Putin Looks to Asia as West Threatens to Isolate Russia

By Timothy Heritage & Vladimir Soldatkin 22 March 2014

MOSCOW — When President Vladimir Putin signed a treaty this week annexing Crimea to great fanfare in the Kremlin and anger in the West, a trusted lieutenant was making his way to Asia to shore up ties with Russia’s eastern allies.

Forcing home the symbolism of his trip, Igor Sechin gathered media in Tokyo the next day to warn Western governments that more sanctions over Moscow’s seizure of the Black Sea peninsula from Ukraine would be counter-productive.

The underlying message from the head of Russia’s biggest oil company, Rosneft, was clear: If Europe and the United States isolate Russia, Moscow will look East for new business, energy deals, military contracts and political alliances.

The Holy Grail for Moscow is a natural gas supply deal with China that is apparently now close after years of negotiations. If it can be signed when Putin visits China in May, he will be able to hold it up to show that global power has shifted eastwards and he does not need the West.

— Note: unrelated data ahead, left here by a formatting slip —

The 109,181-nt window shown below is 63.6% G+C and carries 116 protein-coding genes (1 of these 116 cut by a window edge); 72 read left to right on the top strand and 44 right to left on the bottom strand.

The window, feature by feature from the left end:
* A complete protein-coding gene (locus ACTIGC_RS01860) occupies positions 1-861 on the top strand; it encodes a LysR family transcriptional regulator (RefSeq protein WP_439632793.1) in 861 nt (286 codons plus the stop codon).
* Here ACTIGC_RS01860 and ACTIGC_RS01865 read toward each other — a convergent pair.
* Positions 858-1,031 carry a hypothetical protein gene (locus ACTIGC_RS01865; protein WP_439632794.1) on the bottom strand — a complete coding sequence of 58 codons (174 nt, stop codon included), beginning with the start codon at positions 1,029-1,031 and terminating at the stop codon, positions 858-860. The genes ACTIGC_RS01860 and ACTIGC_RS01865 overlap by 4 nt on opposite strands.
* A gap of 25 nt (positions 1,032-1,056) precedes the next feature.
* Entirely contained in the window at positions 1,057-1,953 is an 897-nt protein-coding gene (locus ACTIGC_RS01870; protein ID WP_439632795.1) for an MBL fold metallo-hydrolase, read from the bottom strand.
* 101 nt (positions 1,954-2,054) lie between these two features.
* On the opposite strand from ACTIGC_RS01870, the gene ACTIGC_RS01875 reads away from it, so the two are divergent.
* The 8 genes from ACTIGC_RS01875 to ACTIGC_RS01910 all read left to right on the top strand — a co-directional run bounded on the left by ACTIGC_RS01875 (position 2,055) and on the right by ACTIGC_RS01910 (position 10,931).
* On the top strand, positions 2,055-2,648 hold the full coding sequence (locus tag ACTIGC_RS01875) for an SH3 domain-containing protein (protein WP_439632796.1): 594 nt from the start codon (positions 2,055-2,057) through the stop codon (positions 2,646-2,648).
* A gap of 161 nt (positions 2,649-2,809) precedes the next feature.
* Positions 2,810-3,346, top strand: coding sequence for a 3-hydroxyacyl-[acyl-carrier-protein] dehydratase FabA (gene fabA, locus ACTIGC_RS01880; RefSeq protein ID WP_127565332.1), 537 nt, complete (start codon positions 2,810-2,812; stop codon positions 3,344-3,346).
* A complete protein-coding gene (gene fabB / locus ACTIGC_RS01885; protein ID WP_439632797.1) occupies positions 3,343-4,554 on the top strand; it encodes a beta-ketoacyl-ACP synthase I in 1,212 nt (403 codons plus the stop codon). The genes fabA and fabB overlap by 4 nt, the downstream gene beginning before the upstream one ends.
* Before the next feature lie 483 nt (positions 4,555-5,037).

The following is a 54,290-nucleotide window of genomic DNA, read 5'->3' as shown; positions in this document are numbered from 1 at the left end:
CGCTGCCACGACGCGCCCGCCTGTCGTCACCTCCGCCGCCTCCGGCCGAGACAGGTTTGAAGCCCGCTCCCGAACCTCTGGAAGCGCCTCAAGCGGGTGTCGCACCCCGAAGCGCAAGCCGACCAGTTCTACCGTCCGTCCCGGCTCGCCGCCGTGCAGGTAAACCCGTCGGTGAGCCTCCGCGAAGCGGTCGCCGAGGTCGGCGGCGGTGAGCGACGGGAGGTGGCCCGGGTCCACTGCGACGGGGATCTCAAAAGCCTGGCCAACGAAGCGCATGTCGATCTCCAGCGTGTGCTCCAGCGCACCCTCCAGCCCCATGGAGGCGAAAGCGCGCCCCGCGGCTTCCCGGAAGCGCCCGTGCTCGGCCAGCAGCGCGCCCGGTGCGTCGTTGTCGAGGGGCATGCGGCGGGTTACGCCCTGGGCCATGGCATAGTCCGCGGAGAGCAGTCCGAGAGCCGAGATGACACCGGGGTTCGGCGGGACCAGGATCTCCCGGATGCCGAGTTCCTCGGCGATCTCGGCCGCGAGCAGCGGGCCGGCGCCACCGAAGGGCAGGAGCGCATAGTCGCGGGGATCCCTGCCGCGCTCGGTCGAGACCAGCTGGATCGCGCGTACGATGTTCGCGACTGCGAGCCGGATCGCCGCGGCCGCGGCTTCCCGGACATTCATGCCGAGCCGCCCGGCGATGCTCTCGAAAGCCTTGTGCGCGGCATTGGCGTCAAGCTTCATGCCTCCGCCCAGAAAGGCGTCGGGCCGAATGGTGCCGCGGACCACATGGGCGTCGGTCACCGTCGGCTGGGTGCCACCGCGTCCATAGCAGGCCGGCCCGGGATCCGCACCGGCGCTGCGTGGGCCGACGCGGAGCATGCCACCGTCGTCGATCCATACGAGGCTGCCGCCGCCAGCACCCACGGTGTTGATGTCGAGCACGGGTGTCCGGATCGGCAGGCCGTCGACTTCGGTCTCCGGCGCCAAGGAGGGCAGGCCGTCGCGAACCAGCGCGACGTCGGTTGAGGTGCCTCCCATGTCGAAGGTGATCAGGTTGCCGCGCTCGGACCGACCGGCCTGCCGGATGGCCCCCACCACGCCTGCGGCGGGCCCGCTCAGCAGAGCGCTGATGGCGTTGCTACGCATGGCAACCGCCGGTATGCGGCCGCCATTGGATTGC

“The worse Russia’s relations are with the West, the closer Russia will want to be to China. If China supports you, no one can say you’re isolated,” said Vasily Kashin, a China expert at the Analysis of Strategies and Technologies (CAST) think tank.

Some of the signs are encouraging for Putin. Last Saturday China abstained in a U.N. Security Council vote on a draft resolution declaring invalid the referendum in which Crimea went on to back union with Russia.

Although China is nervous about referendums in restive regions of other countries which might serve as a precedent for Tibet and Taiwan, it has refused to criticize Moscow.

The support of Beijing is vital for Putin. Not only is China a fellow permanent member of the U.N. Security Council with whom Russia thinks alike, it is also the world’s second biggest economy and it opposes the spread of Western-style democracy.

Little wonder, then, that Putin thanked China for its understanding over Ukraine in a Kremlin speech on Tuesday before signing the treaty claiming back Crimea, 60 years after it was handed to Ukraine by Soviet leader Nikita Khrushchev.